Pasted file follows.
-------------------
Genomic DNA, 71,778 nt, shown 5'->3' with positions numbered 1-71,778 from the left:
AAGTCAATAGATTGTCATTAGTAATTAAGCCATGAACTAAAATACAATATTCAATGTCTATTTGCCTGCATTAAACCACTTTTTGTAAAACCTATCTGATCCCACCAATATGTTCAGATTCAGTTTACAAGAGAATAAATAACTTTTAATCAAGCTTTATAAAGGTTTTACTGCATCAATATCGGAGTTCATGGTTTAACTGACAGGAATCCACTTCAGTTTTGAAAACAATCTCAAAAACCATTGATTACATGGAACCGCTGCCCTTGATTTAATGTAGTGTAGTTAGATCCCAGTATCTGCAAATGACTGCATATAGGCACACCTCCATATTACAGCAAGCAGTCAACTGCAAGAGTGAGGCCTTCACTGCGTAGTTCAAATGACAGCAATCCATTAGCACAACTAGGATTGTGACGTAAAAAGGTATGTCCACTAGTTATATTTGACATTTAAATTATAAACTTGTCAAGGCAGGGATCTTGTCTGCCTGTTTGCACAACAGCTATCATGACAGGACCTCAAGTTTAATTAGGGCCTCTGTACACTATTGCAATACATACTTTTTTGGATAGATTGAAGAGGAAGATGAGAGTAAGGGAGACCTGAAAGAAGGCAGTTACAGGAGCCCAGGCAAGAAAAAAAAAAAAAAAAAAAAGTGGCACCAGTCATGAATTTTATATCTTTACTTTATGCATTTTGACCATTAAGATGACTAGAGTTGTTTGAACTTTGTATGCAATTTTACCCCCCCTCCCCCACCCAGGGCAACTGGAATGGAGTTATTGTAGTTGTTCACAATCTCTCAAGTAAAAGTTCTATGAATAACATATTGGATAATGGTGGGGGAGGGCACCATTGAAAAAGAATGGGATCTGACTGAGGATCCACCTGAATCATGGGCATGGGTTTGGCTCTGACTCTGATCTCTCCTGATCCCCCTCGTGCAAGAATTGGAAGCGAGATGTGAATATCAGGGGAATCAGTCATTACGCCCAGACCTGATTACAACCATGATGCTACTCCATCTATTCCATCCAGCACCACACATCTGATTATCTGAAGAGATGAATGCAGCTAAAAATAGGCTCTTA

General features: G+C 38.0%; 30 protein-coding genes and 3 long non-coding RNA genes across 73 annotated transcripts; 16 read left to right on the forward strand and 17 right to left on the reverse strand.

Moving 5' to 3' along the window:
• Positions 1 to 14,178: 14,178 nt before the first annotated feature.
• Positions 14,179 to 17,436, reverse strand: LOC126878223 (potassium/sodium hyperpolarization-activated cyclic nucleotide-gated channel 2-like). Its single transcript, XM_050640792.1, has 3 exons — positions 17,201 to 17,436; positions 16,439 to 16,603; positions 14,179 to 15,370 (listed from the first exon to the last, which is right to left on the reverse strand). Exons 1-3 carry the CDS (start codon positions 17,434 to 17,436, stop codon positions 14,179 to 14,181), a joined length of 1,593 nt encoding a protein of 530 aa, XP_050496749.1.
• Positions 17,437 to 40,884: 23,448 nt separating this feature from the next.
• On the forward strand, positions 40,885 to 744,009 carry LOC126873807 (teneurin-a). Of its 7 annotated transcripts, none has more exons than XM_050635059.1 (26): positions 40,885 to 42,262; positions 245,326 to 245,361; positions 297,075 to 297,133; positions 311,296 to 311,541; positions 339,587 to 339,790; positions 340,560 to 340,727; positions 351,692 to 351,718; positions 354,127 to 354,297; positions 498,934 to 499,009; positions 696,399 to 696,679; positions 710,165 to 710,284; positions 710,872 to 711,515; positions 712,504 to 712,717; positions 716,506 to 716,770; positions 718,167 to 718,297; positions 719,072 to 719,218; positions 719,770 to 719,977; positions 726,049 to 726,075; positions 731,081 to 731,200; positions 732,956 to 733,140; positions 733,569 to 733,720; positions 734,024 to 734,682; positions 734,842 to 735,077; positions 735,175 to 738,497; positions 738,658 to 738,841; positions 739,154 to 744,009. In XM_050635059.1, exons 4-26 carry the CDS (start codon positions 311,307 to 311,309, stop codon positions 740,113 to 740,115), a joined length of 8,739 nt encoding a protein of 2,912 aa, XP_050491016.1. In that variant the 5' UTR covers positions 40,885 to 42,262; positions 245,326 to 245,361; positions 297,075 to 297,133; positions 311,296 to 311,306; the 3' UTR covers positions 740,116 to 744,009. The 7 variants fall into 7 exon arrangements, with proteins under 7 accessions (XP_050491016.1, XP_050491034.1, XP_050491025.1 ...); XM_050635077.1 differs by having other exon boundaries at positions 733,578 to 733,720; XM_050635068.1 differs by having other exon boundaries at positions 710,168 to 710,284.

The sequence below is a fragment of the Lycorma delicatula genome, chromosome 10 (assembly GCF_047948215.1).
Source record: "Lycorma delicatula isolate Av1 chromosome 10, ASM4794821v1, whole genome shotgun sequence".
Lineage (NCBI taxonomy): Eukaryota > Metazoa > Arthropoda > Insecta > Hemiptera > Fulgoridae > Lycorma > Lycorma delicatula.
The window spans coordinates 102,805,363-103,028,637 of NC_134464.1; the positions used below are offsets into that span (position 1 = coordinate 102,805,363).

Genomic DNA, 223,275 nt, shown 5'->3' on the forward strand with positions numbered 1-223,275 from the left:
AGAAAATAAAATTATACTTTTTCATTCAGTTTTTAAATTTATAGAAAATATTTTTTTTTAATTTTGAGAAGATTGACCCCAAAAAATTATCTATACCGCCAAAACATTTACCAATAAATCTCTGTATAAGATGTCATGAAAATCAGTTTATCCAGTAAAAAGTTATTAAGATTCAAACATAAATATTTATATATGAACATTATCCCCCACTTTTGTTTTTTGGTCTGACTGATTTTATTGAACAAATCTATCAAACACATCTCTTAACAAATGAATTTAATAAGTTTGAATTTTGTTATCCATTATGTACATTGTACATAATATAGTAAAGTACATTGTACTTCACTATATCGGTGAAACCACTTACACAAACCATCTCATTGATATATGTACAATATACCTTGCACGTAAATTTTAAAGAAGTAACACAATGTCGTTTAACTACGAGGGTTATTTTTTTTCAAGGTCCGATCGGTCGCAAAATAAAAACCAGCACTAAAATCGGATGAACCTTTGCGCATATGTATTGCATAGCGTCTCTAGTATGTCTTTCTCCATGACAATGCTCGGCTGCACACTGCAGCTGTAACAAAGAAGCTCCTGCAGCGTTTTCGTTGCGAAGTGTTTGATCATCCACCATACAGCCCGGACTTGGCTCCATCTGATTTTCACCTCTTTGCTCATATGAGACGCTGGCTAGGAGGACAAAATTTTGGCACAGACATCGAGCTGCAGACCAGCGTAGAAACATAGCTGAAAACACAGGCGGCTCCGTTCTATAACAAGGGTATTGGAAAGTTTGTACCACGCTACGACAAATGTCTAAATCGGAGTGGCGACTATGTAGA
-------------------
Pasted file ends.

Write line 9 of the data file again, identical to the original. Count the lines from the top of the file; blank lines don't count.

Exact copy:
The sequence below is a fragment of the Lycorma delicatula genome, chromosome 10 (assembly GCF_047948215.1).